3. Even if there is no concluded compromise, a clear statement which is made by one party to negotiations, and on which the other party is intended to act and does in fact act, may be admissible as giving rise to an estoppel….

4. Apart from any concluded contract or estoppel, one party may be allowed to give evidence of what the other said or wrote in without prejudice negotiations if the exclusion of the evidence would act as a cloak for perjury, blackmail or other “unambiguous impropriety”. This exception should be applied only in the clearest cases of abuse of a privileged occasion.

5. Evidence of negotiations may be given (for instance, on an application to strike out proceedings for want of prosecution) in order to explain delay or apparent acquiescence. This is limited to “the fact that such letters have been written and the dates at which they were written”. But occasionally fuller evidence is needed in order to give the court a fair picture of the rights and wrongs of the delay.

6. In one case one of the issues between the claimant and the defendants, was whether the claimant had acted reasonably to mitigate his loss in his conduct and conclusion of negotiations for the compromise of proceedings. That issue has been deemed to be unconnected with the truth or falsity of anything stated in the negotiations, and as therefore falling outside the principle of public policy protecting without prejudice negotiations.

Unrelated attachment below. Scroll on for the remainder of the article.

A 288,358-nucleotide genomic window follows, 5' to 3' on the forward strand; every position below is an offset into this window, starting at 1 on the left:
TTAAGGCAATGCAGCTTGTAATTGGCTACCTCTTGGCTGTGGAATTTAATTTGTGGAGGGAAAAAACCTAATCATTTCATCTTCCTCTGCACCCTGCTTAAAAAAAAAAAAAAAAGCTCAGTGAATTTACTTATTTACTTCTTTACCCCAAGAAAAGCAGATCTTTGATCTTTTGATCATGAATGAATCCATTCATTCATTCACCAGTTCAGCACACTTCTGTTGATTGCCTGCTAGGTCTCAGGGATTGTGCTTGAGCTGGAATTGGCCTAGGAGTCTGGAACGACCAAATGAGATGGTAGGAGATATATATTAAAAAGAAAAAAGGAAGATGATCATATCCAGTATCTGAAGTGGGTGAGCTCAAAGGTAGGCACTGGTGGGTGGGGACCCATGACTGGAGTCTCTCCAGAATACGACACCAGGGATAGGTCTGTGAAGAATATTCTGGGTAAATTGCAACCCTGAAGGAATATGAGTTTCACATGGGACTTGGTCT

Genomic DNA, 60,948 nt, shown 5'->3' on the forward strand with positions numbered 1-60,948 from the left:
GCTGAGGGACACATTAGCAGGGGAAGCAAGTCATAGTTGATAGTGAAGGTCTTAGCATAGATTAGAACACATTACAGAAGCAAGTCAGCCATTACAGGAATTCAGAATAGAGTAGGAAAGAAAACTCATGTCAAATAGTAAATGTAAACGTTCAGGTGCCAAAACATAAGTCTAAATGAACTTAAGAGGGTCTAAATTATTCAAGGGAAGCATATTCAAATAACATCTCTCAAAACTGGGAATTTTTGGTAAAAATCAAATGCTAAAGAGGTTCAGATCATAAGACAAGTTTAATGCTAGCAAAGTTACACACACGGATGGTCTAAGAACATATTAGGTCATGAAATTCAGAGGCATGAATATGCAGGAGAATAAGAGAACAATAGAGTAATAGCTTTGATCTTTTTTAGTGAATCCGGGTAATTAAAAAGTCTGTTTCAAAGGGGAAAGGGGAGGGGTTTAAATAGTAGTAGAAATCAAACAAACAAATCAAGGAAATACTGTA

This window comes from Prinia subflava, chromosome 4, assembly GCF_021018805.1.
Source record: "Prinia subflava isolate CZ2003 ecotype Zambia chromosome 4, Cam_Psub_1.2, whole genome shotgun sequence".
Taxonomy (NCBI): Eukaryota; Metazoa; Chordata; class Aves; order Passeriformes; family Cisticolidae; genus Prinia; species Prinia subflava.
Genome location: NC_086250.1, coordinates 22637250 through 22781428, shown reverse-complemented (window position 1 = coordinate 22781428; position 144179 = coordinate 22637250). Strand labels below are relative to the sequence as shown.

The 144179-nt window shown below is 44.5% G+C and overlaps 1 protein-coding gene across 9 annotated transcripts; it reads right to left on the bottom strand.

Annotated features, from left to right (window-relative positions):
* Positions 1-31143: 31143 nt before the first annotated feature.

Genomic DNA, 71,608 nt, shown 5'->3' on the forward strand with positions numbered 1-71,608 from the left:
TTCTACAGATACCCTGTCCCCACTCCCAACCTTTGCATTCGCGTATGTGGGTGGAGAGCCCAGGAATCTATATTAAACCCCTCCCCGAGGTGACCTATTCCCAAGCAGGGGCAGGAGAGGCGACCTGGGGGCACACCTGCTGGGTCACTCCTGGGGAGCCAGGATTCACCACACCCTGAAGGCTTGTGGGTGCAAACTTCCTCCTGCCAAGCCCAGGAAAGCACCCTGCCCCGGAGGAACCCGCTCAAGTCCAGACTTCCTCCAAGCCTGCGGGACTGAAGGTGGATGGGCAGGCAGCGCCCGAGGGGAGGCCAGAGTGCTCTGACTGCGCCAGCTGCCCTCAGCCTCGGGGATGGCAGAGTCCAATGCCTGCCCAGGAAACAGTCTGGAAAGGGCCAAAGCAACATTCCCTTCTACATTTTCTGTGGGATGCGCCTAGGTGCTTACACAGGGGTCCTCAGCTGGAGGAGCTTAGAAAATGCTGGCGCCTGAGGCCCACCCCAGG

Two further exceptions have been listed concerning communications made “without prejudice save as to costs” and communications received in confidence with a view to matrimonial conciliation.


The judge found that this exception applied in the present case.

The Court found that “the statements here are admissible either under this exception, properly interpreted, or by reason of a small and principled extension of it to serve the interests of justice.

The Court felt that it would be contrary to principle to hold that where [the Defendant] was truthful in the mediation, their statement cannot be admitted to rebut a case that the Claimants were deceived by [the Defendant] as to the true state of affairs.

Moreover, the Court found that this approach is consistent with the rectification exception and the extension of the first exception. In a rectification dispute, the without prejudice negotiations are admissible to determine what was the true agreement reached by the parties and whether that is properly reflected in the resulting contract. In a dispute as to interpretation of a contract, the negotiations are admissible to determine the facts of which the parties were aware which constituted the relevant surrounding circumstances of the agreement which they concluded.